Here is how Britain, East Africa can work together
This is an extraordinary moment for all nations as we wrestle with huge, interlinked challenges, including the Covid-19 pandemic, climate change, economic uncertainty and a range of security threats.
To meet these challenges and come out stronger on the other side, we need to work together more closely than ever.
The UK has a unique offer for East Africa – and that is what I have been discussing during my visit to the region last week.
The first element of our offer must be working together to tackle Covid-19.
The UK has been at the forefront of global efforts to develop a vaccine and we used our influence with the World Bank to secure $12 billion of funding to get vaccines to developing countries.
I saw this partnership in action at KEMRI labs in Nairobi, where UK and Kenyan expertise is coming together to do vital testing on Covid-19 vaccines, and vaccines for diseases such as Malaria, Rift Valley Fever and Ebola.
Second, we are deepening our trade partnerships and supporting countries to build free and open economies.
Last January we held our Africa Investment Summit in London, delivering commercial deals between UK companies and African partners worth over £6.5 billion, spanning sectors.
These are all on track. We have signed trade agreements with 15 African countries.
In December, we signed a trade agreement with Kenya, a deal open for other members of the East African Community. There are opportunities for African businesses in the UK.
Third, we are building our partnership on security, a pre-condition for prosperity.
In Kenya I saw how British troops are working alongside African peacekeepers to tackle Al Shabaab’s murderous campaigns and remove improvised explosive devices which destroy lives of innocent Somali men, women and children.
In Sudan, we are supporting the process of bringing an end to decades of conflict and making transition to stability and democracy.
I reaffirmed our support for this with Prime Minister Hamdok and Sovereign Council Chair Lt. Gen.
Burhan. I was also humbled to meet some Sudanese activists whose courage set the country on path to democracy.
UK officials were deployed earlier this month to selected polling stations in Uganda to observe polling and inform our understanding of how processes of election day ran.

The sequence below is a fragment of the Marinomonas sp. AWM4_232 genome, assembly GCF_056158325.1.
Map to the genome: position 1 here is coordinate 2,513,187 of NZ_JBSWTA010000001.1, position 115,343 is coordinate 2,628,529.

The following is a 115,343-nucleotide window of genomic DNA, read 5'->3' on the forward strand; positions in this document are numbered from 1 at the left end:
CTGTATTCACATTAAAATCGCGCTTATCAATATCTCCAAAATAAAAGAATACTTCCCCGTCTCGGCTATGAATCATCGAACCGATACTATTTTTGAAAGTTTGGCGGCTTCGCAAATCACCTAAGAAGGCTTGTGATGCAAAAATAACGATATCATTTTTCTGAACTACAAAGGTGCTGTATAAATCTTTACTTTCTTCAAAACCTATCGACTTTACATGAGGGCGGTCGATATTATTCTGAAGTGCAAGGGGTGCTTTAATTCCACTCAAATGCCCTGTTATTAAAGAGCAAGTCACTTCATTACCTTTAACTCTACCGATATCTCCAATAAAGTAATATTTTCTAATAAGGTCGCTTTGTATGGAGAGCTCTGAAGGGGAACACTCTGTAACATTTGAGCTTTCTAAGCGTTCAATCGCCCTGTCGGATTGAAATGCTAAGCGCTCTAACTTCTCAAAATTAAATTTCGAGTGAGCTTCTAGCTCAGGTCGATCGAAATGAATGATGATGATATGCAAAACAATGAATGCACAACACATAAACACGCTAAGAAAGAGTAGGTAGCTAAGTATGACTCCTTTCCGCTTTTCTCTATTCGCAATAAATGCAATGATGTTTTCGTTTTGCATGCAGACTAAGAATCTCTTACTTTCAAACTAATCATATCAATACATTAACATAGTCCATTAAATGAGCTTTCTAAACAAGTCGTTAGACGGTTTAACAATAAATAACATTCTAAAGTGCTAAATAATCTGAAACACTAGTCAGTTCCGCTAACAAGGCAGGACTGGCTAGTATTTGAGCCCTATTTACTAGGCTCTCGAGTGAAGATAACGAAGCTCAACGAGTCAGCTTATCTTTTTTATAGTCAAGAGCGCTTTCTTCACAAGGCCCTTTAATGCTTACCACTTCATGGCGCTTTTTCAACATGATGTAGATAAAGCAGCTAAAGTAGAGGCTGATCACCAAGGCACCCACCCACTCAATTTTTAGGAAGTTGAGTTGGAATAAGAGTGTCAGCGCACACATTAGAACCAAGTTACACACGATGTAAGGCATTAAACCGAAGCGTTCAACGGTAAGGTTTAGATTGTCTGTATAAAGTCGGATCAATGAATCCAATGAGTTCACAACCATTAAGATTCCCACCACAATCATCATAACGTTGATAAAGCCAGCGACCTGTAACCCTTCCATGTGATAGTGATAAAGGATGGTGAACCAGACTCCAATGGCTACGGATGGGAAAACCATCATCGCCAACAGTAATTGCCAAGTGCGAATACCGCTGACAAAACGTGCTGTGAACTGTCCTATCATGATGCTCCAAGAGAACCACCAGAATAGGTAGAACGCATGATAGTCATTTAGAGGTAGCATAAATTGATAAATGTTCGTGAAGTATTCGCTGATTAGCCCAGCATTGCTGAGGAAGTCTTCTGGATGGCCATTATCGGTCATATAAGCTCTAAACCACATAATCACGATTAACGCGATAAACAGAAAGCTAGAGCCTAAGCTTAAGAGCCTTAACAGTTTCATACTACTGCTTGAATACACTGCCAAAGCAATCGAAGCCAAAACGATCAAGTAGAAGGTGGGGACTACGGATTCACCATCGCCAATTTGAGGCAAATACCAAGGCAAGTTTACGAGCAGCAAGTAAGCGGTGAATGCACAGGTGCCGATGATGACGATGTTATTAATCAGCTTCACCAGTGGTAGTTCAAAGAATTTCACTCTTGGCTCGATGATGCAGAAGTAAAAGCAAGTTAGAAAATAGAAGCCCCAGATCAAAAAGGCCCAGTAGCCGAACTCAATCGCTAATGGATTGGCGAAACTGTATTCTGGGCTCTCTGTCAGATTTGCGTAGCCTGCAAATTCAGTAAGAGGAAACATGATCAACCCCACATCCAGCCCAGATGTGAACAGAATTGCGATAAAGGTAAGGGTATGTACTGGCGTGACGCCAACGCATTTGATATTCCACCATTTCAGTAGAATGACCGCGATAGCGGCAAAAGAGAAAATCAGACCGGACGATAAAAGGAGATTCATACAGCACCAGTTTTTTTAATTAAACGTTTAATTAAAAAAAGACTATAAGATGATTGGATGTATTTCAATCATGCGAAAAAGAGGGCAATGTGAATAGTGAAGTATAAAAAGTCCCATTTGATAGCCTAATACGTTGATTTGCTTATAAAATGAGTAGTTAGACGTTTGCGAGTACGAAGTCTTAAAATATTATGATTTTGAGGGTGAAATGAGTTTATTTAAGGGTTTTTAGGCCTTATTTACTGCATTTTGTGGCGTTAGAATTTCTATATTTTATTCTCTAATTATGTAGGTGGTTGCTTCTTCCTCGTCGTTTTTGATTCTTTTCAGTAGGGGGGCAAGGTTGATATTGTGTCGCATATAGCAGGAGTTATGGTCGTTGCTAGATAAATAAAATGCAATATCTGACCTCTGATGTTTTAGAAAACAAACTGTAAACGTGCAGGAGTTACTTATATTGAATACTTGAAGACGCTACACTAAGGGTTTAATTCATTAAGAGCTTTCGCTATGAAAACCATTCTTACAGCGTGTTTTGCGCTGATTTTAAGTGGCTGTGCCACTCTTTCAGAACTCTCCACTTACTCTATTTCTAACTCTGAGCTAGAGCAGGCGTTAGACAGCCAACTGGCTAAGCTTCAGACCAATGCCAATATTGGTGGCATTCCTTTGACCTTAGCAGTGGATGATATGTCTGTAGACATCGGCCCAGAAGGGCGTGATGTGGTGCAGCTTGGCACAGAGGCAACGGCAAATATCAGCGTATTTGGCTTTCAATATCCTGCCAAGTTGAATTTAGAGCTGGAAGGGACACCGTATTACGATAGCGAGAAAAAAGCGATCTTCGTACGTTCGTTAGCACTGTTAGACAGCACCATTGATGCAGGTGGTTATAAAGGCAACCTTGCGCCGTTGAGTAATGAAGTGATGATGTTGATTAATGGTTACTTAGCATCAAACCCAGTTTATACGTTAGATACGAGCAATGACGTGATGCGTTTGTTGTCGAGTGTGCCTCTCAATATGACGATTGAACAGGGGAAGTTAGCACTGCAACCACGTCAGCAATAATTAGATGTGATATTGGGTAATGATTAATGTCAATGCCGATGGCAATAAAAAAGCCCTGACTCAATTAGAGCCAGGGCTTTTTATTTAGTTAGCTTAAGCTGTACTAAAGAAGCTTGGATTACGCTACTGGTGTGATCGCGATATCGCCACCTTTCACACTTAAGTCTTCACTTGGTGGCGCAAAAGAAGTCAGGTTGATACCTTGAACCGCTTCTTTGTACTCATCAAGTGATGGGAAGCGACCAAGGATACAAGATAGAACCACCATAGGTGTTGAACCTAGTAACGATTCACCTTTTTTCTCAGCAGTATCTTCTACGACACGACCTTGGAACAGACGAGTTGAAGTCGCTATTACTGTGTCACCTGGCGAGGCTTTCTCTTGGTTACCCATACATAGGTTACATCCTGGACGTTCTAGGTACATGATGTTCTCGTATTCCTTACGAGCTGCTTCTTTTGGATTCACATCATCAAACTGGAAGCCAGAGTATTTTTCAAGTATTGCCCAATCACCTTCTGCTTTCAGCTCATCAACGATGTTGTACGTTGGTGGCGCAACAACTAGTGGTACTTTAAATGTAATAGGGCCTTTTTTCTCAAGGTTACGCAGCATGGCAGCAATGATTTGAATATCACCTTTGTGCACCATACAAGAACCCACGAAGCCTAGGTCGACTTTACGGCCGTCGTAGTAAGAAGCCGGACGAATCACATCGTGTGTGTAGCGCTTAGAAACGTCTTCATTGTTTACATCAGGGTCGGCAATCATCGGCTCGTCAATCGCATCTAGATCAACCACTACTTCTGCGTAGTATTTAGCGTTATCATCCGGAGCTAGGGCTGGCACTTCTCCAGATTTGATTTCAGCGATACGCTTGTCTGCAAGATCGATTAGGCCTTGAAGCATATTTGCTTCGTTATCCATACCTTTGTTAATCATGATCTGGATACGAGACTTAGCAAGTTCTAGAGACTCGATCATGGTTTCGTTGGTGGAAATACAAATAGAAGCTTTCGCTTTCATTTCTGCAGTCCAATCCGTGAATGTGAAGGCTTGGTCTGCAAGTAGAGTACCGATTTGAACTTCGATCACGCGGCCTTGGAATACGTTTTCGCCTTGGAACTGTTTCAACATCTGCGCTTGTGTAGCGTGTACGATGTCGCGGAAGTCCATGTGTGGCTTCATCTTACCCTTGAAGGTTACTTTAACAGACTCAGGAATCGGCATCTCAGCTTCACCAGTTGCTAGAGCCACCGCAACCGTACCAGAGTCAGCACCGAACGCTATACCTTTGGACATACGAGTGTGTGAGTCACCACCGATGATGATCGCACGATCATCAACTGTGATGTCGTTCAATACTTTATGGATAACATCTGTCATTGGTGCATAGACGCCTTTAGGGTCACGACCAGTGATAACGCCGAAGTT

We urge the Ugandan government to thoroughly and swiftly investigate all complaints raised.
In Ethiopia, as well as discussing the country’s reform agenda, I visited a humanitarian staging post in Gondar, which delivers aid to conflict-stricken Tigray.
It was heart-breaking to see piles of humanitarian supplies for people who have lost everything. I discussed with Prime Minister Abiy the imperative for unfettered humanitarian access to Tigray.
Those responsible for human rights violations – on all sides – must be held to account, if we are to build a lasting peace.
The UK will continue delivering aid direct to Tigray while also supporting Sudan in accommodating refugees from the conflict.
Fourth, we want to work together to tackle climate change, which is vital for security, resilience and sustainable development in the region.
Its impacts are already hitting East Africa hard, with 2020 bringing floods, droughts, and locust swarms.
The UK was the first major economy to make a legal commitment to reach net zero emissions and double our international climate finance.
We are encouraging leaders to bring forward ambitious, game-changing commitments when we host the UN Climate Change Conference in Glasgow in November this year.
Fifth, the UK is a longstanding leader in development – the World Bank said the UK is the only countryto meet the needs of the world’s poorest during the pandemic.
As the largest donor to major global education funds, we support millions of girls across Africa to get a proper education.
Later this year Prime Minister Boris Johnson will co-host, with President Uhuru Kenyatta, a conference to boost funds for theGlobal Partnership for Education.
Our target, working with our partners, is to get 40 million more girls into primary and secondary school and get one third more girls reading by the age of 10 by 2025.
I want to continue to build our partnerships across the region, on all of these vital issues, in the spirit of respect and friendship. - The writer is the UK Foreign Secretary.